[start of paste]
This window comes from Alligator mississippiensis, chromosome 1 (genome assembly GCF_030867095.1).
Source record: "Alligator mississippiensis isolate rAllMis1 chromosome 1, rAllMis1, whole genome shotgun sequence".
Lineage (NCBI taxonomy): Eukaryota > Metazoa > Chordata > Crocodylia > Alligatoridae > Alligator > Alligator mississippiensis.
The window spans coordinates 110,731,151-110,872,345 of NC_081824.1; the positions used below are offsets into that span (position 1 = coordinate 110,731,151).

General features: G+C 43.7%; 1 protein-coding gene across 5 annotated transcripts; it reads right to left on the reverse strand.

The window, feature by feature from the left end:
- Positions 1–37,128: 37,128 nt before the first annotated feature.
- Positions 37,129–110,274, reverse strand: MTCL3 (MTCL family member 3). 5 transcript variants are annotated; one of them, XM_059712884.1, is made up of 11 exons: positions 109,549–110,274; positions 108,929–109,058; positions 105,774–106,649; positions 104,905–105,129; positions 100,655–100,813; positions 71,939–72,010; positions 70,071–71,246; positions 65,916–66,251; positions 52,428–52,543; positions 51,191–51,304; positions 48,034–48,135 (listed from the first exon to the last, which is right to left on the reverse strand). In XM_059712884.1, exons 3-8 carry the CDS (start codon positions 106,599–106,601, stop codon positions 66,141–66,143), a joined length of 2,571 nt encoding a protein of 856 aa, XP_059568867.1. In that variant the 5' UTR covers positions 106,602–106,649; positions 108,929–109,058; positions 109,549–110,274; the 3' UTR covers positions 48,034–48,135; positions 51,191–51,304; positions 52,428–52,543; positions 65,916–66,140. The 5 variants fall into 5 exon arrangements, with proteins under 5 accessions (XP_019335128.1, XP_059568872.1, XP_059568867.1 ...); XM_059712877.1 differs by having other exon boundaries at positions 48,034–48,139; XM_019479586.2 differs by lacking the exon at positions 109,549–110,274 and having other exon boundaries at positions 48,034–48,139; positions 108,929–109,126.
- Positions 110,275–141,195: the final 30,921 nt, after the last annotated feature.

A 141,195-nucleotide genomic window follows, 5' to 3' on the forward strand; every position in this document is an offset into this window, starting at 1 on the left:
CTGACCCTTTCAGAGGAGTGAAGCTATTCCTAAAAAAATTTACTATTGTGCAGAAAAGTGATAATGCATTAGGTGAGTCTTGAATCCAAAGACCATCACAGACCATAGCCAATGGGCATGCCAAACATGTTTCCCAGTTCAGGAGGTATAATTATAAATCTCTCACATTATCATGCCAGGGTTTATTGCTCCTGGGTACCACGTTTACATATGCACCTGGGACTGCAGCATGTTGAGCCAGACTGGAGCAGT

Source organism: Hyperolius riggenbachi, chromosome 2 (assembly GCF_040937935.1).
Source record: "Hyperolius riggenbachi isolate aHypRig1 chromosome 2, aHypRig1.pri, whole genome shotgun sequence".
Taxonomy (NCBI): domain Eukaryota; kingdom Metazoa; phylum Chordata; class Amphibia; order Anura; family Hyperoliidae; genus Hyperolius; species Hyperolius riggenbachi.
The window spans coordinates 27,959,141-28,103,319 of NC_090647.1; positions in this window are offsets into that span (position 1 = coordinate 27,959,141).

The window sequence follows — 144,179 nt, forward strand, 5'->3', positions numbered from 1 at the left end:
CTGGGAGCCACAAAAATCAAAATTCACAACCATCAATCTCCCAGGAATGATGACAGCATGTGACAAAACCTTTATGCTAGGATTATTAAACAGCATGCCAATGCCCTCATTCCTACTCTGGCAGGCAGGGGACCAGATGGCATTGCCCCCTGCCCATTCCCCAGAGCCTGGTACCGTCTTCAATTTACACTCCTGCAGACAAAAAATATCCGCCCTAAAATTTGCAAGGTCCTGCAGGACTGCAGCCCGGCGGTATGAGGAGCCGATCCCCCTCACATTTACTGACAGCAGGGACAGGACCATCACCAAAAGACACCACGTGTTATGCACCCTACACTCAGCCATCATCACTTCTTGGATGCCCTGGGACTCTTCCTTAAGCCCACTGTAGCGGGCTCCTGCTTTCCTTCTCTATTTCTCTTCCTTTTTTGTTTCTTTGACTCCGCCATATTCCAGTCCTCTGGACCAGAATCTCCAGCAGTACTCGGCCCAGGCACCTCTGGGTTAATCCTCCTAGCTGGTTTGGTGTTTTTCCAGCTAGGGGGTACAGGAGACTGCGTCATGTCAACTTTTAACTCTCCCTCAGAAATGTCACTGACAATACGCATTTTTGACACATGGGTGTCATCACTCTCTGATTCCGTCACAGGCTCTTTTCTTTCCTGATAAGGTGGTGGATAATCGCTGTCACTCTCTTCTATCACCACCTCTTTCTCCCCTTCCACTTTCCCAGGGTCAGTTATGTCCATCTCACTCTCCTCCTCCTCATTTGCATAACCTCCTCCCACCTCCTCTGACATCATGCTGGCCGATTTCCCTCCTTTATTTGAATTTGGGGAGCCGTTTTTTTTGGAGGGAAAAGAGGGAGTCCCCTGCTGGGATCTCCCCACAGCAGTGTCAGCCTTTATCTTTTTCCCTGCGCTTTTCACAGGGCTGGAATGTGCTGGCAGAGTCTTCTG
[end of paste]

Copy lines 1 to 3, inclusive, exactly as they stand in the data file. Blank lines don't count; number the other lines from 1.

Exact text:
This window comes from Alligator mississippiensis, chromosome 1 (genome assembly GCF_030867095.1).
Source record: "Alligator mississippiensis isolate rAllMis1 chromosome 1, rAllMis1, whole genome shotgun sequence".
Lineage (NCBI taxonomy): Eukaryota > Metazoa > Chordata > Crocodylia > Alligatoridae > Alligator > Alligator mississippiensis.